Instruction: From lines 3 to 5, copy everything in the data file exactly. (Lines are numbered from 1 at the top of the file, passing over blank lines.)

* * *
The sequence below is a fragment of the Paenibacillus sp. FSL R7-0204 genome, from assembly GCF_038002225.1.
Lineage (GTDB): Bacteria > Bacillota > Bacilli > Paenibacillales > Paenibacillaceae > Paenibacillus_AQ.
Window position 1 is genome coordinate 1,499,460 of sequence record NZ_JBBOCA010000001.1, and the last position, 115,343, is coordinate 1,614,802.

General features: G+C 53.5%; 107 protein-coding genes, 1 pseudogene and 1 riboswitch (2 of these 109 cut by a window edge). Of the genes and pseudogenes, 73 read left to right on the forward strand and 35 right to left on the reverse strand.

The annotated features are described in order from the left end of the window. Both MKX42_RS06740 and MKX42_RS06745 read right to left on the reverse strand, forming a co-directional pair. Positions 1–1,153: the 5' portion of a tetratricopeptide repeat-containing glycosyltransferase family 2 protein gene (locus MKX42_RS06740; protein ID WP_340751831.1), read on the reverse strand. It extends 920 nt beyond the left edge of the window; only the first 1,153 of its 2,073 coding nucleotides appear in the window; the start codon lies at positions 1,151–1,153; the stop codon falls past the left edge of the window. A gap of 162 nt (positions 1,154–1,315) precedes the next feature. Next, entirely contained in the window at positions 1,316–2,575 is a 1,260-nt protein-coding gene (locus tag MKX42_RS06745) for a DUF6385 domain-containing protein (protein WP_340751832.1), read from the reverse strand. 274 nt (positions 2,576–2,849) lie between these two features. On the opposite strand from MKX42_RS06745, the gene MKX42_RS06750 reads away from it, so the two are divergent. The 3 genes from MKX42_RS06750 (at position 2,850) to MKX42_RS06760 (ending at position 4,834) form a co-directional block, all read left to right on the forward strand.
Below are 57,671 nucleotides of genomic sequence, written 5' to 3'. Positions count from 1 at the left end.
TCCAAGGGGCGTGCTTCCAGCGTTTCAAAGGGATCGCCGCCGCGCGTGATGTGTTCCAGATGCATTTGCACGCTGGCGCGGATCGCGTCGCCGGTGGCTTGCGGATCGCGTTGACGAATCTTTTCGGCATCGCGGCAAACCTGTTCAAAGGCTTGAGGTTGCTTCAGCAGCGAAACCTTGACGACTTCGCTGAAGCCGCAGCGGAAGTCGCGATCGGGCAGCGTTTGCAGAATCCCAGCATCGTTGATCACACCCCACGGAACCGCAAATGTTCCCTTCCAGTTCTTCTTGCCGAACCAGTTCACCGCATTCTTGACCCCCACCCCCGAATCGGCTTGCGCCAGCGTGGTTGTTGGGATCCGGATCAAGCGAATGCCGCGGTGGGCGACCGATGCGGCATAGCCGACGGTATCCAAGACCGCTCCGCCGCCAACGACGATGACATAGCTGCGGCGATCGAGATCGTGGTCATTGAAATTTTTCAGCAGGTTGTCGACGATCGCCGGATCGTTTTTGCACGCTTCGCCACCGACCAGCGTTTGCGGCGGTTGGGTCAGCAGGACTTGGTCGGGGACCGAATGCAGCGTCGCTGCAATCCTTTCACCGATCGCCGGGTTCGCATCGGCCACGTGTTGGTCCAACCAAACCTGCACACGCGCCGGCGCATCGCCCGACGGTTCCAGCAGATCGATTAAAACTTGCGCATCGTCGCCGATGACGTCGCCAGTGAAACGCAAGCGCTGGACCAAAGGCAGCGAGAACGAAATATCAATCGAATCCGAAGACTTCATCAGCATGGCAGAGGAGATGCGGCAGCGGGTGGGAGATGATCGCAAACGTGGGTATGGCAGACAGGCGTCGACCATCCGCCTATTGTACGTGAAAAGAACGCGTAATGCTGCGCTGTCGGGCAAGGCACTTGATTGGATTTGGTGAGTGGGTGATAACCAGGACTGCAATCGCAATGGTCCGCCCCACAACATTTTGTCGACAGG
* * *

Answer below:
Window position 1 is genome coordinate 1,499,460 of sequence record NZ_JBBOCA010000001.1, and the last position, 115,343, is coordinate 1,614,802.

General features: G+C 53.5%; 107 protein-coding genes, 1 pseudogene and 1 riboswitch (2 of these 109 cut by a window edge). Of the genes and pseudogenes, 73 read left to right on the forward strand and 35 right to left on the reverse strand.

The annotated features are described in order from the left end of the window. Both MKX42_RS06740 and MKX42_RS06745 read right to left on the reverse strand, forming a co-directional pair. Positions 1–1,153: the 5' portion of a tetratricopeptide repeat-containing glycosyltransferase family 2 protein gene (locus MKX42_RS06740; protein ID WP_340751831.1), read on the reverse strand. It extends 920 nt beyond the left edge of the window; only the first 1,153 of its 2,073 coding nucleotides appear in the window; the start codon lies at positions 1,151–1,153; the stop codon falls past the left edge of the window. A gap of 162 nt (positions 1,154–1,315) precedes the next feature. Next, entirely contained in the window at positions 1,316–2,575 is a 1,260-nt protein-coding gene (locus tag MKX42_RS06745) for a DUF6385 domain-containing protein (protein WP_340751832.1), read from the reverse strand. 274 nt (positions 2,576–2,849) lie between these two features. On the opposite strand from MKX42_RS06745, the gene MKX42_RS06750 reads away from it, so the two are divergent. The 3 genes from MKX42_RS06750 (at position 2,850) to MKX42_RS06760 (ending at position 4,834) form a co-directional block, all read left to right on the forward strand.